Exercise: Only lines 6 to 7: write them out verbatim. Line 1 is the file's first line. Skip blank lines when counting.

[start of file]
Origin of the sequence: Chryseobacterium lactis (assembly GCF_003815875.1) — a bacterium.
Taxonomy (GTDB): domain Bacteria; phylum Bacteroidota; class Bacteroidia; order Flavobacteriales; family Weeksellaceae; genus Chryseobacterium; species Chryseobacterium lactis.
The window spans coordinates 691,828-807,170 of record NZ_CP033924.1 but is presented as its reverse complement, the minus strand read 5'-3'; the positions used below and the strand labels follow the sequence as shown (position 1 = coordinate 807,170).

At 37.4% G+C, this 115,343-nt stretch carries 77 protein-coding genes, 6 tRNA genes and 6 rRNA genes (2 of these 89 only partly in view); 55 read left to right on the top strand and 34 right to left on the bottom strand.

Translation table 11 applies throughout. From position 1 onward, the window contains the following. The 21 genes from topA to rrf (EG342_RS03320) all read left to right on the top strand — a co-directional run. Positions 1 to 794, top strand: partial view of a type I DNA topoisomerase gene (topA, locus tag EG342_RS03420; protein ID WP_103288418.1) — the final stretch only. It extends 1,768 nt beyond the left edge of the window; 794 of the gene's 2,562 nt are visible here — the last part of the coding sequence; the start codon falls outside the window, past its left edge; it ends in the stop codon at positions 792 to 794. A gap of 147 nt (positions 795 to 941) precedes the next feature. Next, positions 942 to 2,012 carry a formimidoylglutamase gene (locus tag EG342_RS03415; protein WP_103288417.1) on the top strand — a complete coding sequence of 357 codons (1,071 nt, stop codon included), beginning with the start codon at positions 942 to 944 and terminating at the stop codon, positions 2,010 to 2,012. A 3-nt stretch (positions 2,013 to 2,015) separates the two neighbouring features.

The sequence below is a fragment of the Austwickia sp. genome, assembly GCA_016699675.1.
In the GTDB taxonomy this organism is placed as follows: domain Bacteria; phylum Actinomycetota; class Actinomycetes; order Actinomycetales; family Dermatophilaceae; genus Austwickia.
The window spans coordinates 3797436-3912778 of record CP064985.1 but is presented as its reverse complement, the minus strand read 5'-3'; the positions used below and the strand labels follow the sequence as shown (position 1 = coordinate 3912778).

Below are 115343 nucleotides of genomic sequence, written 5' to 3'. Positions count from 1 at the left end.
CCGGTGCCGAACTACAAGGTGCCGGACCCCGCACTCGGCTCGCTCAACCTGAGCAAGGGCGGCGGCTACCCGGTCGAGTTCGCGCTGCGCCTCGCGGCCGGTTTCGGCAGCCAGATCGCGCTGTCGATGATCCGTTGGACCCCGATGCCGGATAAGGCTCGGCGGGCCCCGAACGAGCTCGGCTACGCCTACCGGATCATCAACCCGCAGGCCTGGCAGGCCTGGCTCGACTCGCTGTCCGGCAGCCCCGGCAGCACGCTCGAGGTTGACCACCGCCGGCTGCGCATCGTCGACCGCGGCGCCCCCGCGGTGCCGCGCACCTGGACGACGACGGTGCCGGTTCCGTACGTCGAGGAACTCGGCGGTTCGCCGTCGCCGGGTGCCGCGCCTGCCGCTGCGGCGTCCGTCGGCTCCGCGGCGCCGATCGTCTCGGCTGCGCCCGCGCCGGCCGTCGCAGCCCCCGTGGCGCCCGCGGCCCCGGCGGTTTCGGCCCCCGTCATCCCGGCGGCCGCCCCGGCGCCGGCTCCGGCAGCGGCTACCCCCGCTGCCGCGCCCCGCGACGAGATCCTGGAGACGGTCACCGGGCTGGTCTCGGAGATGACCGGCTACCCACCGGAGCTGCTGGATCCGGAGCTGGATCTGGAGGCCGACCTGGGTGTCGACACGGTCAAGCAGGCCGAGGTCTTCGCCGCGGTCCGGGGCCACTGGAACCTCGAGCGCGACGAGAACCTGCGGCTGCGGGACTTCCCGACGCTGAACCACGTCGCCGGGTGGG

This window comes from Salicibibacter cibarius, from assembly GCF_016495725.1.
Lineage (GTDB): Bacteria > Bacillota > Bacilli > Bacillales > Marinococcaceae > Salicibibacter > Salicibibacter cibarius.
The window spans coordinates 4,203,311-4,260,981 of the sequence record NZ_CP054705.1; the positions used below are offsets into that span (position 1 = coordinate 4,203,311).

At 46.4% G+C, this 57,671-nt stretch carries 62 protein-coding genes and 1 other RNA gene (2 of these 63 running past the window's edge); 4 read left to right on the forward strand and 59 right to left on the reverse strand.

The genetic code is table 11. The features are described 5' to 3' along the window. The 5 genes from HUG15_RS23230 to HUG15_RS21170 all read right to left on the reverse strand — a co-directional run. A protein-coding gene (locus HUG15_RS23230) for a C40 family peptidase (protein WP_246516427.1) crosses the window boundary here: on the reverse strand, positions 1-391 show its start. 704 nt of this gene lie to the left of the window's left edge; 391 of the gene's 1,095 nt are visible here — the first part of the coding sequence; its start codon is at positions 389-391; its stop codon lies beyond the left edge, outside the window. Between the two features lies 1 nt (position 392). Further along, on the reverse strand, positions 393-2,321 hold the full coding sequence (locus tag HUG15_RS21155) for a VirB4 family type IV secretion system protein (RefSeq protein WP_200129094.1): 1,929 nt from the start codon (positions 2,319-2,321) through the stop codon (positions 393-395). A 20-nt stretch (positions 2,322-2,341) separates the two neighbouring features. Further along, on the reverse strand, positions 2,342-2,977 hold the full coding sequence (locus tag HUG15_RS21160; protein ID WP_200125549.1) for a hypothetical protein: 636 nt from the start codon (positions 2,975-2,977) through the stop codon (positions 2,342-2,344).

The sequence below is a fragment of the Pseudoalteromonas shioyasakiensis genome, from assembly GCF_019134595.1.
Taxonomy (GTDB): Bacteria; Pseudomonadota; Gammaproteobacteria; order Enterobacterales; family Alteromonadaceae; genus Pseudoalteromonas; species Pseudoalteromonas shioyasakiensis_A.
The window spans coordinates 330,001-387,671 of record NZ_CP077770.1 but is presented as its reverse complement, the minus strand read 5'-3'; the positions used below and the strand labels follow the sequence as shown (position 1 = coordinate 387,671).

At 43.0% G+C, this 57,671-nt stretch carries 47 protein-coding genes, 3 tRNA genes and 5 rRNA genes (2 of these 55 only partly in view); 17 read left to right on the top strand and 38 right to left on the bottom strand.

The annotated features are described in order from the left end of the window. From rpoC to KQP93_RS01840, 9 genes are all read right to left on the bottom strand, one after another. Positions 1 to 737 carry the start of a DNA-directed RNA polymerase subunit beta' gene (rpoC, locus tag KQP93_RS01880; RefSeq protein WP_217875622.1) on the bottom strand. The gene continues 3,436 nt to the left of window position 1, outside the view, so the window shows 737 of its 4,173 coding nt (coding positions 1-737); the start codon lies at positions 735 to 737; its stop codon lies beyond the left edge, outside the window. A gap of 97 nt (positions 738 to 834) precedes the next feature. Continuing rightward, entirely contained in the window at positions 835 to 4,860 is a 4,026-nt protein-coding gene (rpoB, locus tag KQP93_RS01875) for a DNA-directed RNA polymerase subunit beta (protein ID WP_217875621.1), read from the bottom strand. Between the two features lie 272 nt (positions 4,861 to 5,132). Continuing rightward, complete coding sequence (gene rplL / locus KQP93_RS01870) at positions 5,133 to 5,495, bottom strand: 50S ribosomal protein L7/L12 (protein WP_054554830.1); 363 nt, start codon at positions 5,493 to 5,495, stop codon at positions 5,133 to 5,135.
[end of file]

The sequence below is a fragment of the Austwickia sp. genome, assembly GCA_016699675.1.
In the GTDB taxonomy this organism is placed as follows: domain Bacteria; phylum Actinomycetota; class Actinomycetes; order Actinomycetales; family Dermatophilaceae; genus Austwickia.